Devin Deaton

Action Learning Manager

Devin Deaton is a researcher, facilitator, and communicator who leads and analyzes action-learning engagements. Since joining Aspen CSG in 2018, Devin has helped convene or interview hundreds of engaged professionals from across rural and urban areas to inform action on systems and policies. Devin produces analysis that distills, synthesizes, and elevates the voices of rural and Indigenous leaders and organizations to return learnings to the field of equitable rural prosperity. Recently, Devin has also taken on Aspen CSG’s program evaluation efforts.

Before joining Aspen CSG, Devin held roles as a political researcher and advisor, as well as academic positions at the University of Illinois at Chicago (UIC) and the School of the Art Institute of Chicago. A published academic scholar, he graduated from UIC in 2013 with a Ph.D. in political science with concentrations in urban politics and political theory. In 2014, Devin led a research team that conducted in-depth interviews with local leaders, artists, and community activists to illuminate how Chicago neighborhoods use creative placemaking and the arts to drive better economic and community development outcomes. With a taste of engaged, community-driven research, Devin went on to support local-level political campaigns in San Diego, California, and Washington, DC.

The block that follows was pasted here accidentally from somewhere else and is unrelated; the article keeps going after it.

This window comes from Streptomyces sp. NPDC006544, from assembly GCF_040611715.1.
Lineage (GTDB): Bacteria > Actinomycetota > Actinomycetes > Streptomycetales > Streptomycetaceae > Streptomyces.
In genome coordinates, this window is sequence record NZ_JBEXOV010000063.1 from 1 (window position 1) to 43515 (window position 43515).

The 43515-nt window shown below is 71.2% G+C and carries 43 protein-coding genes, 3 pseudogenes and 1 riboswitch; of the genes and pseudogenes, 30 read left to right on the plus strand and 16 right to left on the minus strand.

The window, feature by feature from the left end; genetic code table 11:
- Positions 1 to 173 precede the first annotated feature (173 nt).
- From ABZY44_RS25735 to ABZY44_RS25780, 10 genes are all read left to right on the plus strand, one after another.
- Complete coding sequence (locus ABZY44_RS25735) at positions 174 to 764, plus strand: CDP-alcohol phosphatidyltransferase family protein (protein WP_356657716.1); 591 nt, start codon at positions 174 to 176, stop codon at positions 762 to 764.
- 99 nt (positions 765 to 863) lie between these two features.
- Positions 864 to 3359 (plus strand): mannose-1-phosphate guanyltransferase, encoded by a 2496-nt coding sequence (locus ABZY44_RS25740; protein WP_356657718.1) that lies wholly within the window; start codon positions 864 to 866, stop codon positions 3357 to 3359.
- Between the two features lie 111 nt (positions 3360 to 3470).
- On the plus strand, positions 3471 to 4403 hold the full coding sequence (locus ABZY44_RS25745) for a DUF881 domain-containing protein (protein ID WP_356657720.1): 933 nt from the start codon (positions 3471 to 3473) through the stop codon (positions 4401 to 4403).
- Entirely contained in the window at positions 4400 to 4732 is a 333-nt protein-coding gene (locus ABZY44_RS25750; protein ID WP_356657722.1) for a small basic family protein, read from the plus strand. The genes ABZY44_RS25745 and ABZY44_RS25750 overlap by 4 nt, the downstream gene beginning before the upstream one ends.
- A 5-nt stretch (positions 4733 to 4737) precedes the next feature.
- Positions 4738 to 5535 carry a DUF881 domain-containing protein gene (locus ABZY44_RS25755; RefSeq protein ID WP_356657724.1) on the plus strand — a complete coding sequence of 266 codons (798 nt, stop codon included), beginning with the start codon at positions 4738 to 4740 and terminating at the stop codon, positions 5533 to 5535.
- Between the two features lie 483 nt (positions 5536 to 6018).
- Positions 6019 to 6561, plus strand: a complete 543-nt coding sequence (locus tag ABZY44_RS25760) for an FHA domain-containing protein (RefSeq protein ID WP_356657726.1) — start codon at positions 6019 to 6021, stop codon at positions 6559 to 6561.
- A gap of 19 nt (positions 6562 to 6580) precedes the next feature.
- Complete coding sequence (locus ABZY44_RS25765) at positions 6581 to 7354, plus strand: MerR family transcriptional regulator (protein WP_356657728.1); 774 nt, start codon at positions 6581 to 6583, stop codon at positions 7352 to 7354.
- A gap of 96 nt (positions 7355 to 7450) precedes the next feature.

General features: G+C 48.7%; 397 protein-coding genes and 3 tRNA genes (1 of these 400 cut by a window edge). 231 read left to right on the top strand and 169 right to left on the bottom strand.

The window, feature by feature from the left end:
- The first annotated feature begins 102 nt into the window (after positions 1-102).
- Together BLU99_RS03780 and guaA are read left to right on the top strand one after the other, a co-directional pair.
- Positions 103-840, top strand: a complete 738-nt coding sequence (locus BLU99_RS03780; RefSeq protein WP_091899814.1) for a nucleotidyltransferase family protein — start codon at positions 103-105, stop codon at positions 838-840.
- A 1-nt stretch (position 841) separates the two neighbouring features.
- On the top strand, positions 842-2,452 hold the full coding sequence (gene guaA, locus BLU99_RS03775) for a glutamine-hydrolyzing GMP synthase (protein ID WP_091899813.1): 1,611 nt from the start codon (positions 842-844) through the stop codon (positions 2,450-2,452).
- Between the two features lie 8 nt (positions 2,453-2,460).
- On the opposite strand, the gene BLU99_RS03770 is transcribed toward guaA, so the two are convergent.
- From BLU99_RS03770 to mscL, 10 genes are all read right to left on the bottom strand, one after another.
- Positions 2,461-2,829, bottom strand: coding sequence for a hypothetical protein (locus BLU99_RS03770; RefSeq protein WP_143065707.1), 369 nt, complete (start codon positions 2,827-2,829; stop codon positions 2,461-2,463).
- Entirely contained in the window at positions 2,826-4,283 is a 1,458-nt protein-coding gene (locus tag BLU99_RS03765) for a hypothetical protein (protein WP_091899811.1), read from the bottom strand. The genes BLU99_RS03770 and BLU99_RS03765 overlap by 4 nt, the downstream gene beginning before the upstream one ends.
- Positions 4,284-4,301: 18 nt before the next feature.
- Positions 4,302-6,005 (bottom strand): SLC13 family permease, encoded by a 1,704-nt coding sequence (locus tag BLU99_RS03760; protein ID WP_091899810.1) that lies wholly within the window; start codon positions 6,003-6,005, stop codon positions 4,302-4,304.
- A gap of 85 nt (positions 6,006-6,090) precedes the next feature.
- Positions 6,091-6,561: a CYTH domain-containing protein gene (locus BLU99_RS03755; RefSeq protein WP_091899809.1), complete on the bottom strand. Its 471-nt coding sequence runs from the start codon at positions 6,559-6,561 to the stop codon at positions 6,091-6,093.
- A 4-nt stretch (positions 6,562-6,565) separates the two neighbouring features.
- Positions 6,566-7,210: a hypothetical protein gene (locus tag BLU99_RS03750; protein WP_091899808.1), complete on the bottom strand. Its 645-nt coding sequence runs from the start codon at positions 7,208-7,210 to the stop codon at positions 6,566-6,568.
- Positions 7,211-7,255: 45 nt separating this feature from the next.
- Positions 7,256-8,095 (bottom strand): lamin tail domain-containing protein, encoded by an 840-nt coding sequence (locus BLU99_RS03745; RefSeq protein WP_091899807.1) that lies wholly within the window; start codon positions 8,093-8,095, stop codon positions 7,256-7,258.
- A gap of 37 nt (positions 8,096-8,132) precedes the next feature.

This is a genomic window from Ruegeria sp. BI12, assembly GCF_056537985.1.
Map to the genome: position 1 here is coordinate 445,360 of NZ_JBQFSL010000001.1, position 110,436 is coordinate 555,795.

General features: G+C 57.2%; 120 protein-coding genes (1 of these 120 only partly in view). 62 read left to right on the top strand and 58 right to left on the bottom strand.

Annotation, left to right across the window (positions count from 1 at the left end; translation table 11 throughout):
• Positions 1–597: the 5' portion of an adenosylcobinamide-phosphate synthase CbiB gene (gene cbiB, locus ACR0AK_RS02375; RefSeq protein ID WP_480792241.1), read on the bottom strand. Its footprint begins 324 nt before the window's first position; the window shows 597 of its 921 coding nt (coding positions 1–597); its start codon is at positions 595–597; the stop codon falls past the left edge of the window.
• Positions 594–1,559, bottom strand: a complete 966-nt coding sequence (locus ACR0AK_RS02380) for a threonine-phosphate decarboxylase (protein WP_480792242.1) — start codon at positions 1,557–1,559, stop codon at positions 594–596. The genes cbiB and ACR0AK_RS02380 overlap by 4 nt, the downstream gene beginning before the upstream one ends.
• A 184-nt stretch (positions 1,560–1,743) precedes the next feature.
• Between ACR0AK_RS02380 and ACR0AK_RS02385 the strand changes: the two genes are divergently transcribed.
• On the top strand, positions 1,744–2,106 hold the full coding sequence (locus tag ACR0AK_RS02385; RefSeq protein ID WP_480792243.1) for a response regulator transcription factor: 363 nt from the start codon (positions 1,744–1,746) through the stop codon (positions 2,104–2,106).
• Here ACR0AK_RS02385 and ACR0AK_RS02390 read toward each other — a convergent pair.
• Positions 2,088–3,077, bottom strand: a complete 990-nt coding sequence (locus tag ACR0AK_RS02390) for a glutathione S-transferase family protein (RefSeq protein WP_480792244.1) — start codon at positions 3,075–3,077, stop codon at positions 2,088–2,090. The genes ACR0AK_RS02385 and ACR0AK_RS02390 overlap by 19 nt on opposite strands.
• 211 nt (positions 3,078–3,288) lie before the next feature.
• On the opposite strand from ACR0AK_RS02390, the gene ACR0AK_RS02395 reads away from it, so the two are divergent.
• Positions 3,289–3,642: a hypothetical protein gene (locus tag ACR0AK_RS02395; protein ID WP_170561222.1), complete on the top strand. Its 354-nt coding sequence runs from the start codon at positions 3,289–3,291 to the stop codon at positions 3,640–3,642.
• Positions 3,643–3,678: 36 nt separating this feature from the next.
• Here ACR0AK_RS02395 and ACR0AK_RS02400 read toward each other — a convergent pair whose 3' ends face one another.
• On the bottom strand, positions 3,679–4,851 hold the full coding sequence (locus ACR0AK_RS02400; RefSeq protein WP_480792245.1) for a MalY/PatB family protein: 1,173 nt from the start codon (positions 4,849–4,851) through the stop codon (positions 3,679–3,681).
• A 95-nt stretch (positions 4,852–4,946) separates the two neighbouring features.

Devin now lives and works remotely in Louisville, Kentucky, in the ancestral lands of the Shawnee, Cherokee, and Osage peoples. In addition to cultivating his home garden, Devin’s love of nature has inspired him to serve on multiple boards and working groups dedicated to ecology and environmental sustainability, including chairing the Aspen Institute’s internal Green Team since 2019, serving as the vice chair for DC’s Alliance for Regional Cooperation and as chair of the Leaders in Energy Circular Economy Working Group. He currently volunteers as a tree planter and community educator with Trees Louisville, an organization dedicated to increasing the city’s tree canopy, especially in the redlined and disinvested west end of Louisville.